TechWhirl (TECHWR-L) is a resource for technical writing and technical communications professionals of all experience levels and in all industries to share their experiences and acquire information.
For two decades, technical communicators have turned to TechWhirl to ask and answer questions about the always-changing world of technical communications, such as tools, skills, career paths, methodologies, and emerging industries. The TechWhirl Archives and magazine, created for, by and about technical writers, offer a wealth of knowledge to everyone with an interest in any aspect of technical communications.
Subject:RE: TRANSLATIONS From:Brent -dot- Jones -at- Level3 -dot- com To:"TECHWR-L" <techwr-l -at- lists -dot- raycomm -dot- com> Date:Thu, 25 Jan 2001 10:39:05 -0700
S. Vaughan wrote on Thursday, January 25, 2001 6:48 AM:
> As a professional translator, I don't recommend that you use
> translation s/w
> EVER for any type of project. You're better off finding reputable
> translators to do your project.
Well, *that's* a pretty sweeping statement. This may be true for smaller
companies with limited one-time-translation document sets, but large
companies with constantly evolving products get a huge benefit from
translation memory apps like Trados, as long as they are implemented
properly. 'Implemented properly' is, of course, the key, and has been
discussed on the list before.
A large company would be foolish to forego the benefits these apps can
offer: the ability to leverage previous translation work, repeatability, and
consistency of translation across the doc suite. I do agree with you that
experienced translators, fluent in both the source and output languages, are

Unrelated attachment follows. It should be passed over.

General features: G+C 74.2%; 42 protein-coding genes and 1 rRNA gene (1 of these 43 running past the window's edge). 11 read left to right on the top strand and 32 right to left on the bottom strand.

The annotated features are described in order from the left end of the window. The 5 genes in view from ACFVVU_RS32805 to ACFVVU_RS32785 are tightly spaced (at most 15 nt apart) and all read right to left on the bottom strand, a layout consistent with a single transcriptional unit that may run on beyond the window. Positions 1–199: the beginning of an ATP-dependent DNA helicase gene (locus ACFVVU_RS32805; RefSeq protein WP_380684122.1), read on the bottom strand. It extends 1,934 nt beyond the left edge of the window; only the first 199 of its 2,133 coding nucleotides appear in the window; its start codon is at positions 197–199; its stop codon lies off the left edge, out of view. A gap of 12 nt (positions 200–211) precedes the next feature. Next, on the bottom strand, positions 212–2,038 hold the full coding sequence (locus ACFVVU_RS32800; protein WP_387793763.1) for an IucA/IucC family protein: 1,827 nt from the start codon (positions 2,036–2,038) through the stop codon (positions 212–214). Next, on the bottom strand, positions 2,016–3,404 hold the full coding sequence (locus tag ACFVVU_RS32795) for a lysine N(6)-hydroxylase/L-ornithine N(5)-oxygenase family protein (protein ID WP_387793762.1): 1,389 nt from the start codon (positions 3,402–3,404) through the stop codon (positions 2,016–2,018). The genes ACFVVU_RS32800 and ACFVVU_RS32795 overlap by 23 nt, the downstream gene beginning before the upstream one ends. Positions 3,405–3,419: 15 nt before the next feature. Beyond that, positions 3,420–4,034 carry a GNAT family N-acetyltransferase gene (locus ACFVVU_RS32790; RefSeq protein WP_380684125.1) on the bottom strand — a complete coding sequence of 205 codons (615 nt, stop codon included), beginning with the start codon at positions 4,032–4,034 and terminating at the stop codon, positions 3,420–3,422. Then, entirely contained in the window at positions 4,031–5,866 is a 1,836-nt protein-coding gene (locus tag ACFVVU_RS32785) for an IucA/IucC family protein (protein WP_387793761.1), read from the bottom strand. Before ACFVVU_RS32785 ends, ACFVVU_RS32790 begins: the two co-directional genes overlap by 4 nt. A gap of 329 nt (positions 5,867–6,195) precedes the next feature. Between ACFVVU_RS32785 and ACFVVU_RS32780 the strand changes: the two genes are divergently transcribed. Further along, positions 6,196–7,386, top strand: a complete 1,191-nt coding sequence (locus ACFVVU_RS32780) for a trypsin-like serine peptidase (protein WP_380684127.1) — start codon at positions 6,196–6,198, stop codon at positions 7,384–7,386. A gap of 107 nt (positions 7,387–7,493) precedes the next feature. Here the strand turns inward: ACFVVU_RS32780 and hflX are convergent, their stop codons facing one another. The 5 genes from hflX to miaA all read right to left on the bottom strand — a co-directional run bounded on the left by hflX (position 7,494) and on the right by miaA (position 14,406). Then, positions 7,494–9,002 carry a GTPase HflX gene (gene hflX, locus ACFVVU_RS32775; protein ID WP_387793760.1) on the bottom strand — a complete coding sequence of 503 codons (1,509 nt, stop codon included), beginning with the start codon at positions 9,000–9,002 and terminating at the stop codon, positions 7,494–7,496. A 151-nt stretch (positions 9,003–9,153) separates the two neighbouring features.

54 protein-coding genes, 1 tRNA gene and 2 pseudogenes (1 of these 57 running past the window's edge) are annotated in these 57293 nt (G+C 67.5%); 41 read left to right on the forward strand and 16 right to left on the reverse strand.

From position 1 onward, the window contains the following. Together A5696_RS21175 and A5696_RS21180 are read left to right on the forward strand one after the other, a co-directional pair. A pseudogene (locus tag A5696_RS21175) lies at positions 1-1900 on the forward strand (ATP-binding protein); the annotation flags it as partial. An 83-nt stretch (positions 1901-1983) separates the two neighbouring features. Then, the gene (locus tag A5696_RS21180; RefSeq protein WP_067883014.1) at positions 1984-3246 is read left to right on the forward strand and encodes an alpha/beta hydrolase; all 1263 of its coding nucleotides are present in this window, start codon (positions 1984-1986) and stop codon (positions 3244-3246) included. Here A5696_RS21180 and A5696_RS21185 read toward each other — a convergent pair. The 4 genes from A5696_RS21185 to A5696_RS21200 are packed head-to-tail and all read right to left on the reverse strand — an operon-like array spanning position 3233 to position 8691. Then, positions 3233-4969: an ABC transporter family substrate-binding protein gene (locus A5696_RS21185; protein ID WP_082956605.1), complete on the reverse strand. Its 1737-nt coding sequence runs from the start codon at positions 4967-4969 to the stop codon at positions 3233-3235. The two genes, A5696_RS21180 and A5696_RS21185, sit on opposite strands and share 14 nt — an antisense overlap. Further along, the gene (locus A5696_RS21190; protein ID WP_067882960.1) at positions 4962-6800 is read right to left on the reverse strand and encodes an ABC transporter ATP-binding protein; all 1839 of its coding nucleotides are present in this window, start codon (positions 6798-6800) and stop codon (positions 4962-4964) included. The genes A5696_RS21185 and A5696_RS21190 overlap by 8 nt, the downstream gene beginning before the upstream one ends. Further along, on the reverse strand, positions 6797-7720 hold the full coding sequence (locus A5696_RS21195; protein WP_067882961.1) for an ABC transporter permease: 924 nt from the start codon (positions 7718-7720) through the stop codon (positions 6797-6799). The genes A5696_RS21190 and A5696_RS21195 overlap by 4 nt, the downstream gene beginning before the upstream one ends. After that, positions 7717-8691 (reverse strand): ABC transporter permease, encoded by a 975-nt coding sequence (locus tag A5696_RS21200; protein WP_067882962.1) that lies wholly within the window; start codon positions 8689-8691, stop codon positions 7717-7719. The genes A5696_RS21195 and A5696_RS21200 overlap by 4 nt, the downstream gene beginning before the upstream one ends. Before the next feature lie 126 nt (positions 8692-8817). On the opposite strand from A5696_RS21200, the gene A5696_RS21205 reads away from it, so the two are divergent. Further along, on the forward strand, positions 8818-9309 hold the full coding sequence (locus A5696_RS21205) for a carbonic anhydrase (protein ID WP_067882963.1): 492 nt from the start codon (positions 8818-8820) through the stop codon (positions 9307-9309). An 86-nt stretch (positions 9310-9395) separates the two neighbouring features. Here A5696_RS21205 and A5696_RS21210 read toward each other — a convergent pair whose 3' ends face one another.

a vital part of the mix. I also consider it vital that the translation team
or vendor have expertise in the subject matter being translated.
There are good and bad translation vendors, and good and bad implementations
of memory software. To say 'never use translating software--I've cleaned up
messes in which it was involved' is akin to saying 'I've been involved in
projects that failed and they used project management software--don't EVER
use PM software.'
When I look for a vendor to handle a big translation effort, I consider the
1. Expertise in the subject matter.
2. Fluency on both sides of the language loop.
3. An explicit review process incorporating native SMEs on the output side.
4. A proven translation memory implementation and process.
I'd go so far as to say that, in the realm of multiple-document projects
with long life spans, to NEVER use a translation service that doesn't have a
good implementation of a translation memory app.
As an aside, the following is a hilarious tale of translation gone awry:
brent -dot- jones -at- level3 -dot- com
"Pule's mind wrenched and clanked like a broken engine."
--James P. Blaylock, _Homunculus_
Develop HTML-Based Help with Macromedia Dreamweaver 4 ($100 STC Discount)
**WEST COAST LOCATIONS** San Jose (Mar 1-2), San Francisco (Apr 16-17) http://www.weisner.com/training/dreamweaver_help.htm or 800-646-9989.
Sponsored by DigiPub Solutions Corp, producers of PDF 2001
Conference East, June 4-5, Baltimore/Washington D.C. area. http://www.pdfconference.com or toll-free 877/278-2131.
You are currently subscribed to techwr-l as: archive -at- raycomm -dot- com
To unsubscribe send a blank email to leave-techwr-l-obscured -at- lists -dot- raycomm -dot- com
Send administrative questions to ejray -at- raycomm -dot- com -dot- Visit http://www.raycomm.com/techwhirl/ for more resources and info.